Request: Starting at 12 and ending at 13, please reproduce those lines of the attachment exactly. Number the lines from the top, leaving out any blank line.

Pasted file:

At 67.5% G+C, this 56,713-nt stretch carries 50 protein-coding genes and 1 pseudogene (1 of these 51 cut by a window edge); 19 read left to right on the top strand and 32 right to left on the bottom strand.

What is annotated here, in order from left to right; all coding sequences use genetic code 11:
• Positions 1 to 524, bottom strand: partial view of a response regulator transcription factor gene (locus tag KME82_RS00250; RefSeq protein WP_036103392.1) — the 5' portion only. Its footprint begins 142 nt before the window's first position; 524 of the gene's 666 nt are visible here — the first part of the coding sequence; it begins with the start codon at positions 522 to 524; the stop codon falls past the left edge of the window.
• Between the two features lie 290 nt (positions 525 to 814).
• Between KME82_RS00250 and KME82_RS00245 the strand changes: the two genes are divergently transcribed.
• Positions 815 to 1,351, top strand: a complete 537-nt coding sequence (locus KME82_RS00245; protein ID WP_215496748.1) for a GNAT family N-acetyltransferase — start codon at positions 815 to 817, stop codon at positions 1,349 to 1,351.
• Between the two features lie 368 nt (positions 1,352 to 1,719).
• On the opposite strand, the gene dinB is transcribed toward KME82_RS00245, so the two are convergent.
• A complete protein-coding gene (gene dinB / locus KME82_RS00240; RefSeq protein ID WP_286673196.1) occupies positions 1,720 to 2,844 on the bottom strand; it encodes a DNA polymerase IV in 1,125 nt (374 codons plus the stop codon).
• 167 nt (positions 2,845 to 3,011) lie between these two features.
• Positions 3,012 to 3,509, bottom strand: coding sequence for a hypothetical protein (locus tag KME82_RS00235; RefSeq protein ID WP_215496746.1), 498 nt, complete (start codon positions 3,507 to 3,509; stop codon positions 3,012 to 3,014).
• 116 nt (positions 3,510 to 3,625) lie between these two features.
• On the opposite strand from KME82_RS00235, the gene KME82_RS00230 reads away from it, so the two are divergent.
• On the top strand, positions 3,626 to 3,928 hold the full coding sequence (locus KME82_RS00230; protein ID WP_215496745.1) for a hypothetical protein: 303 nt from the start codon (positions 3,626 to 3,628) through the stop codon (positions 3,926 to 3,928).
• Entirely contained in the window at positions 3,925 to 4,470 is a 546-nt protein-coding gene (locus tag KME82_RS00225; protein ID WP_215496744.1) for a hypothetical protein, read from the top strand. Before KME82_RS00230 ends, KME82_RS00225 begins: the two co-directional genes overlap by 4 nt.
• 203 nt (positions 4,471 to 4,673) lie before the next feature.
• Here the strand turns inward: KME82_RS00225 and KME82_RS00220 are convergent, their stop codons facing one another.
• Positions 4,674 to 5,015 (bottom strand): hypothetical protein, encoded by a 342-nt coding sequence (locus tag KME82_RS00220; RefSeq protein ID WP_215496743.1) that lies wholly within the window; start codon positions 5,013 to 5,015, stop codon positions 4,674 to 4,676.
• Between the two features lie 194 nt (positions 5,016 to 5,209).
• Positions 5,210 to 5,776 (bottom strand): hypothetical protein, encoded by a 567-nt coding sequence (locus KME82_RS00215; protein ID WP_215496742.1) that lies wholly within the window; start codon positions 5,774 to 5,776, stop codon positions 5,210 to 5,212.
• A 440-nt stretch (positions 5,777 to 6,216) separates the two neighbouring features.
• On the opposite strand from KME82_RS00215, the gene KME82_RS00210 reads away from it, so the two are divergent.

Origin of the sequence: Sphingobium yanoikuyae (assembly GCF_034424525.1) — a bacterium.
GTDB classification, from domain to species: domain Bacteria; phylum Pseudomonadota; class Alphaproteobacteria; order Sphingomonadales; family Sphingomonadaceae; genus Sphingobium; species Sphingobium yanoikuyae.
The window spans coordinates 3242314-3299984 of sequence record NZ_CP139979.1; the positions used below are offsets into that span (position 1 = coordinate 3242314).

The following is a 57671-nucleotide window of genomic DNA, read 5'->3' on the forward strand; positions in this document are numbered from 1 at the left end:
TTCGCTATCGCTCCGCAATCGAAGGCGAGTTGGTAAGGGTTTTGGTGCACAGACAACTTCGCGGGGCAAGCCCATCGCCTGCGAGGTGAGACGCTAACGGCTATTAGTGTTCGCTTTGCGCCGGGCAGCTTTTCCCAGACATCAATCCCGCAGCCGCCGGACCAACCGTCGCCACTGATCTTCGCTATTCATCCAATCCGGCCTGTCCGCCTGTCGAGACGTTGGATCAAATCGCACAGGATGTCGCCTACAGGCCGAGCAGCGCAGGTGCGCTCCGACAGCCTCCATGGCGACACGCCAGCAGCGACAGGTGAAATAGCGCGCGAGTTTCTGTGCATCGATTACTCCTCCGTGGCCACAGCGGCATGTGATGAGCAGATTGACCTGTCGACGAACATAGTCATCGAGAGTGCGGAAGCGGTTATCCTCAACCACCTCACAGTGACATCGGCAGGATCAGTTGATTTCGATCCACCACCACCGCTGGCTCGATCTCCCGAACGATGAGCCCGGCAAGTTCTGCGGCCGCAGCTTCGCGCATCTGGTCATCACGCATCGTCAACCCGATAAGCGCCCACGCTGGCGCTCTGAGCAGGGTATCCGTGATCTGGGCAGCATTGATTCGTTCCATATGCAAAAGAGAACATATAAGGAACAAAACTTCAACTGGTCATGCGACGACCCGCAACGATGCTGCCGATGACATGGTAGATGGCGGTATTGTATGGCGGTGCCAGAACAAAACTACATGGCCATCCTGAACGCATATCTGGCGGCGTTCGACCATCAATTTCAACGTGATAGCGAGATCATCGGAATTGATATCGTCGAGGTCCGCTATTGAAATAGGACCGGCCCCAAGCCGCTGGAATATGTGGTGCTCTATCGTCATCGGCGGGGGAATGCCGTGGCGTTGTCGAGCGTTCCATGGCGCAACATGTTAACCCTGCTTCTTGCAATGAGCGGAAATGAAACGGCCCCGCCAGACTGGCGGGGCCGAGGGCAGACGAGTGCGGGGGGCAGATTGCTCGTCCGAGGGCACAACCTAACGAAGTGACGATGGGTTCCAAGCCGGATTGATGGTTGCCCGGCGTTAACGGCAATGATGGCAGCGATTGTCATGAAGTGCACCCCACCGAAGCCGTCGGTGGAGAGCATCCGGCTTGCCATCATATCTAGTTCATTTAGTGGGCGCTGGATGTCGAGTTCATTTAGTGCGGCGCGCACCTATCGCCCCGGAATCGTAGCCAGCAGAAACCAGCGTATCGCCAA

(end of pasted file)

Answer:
• 116 nt (positions 3,510 to 3,625) lie between these two features.
• On the opposite strand from KME82_RS00235, the gene KME82_RS00230 reads away from it, so the two are divergent.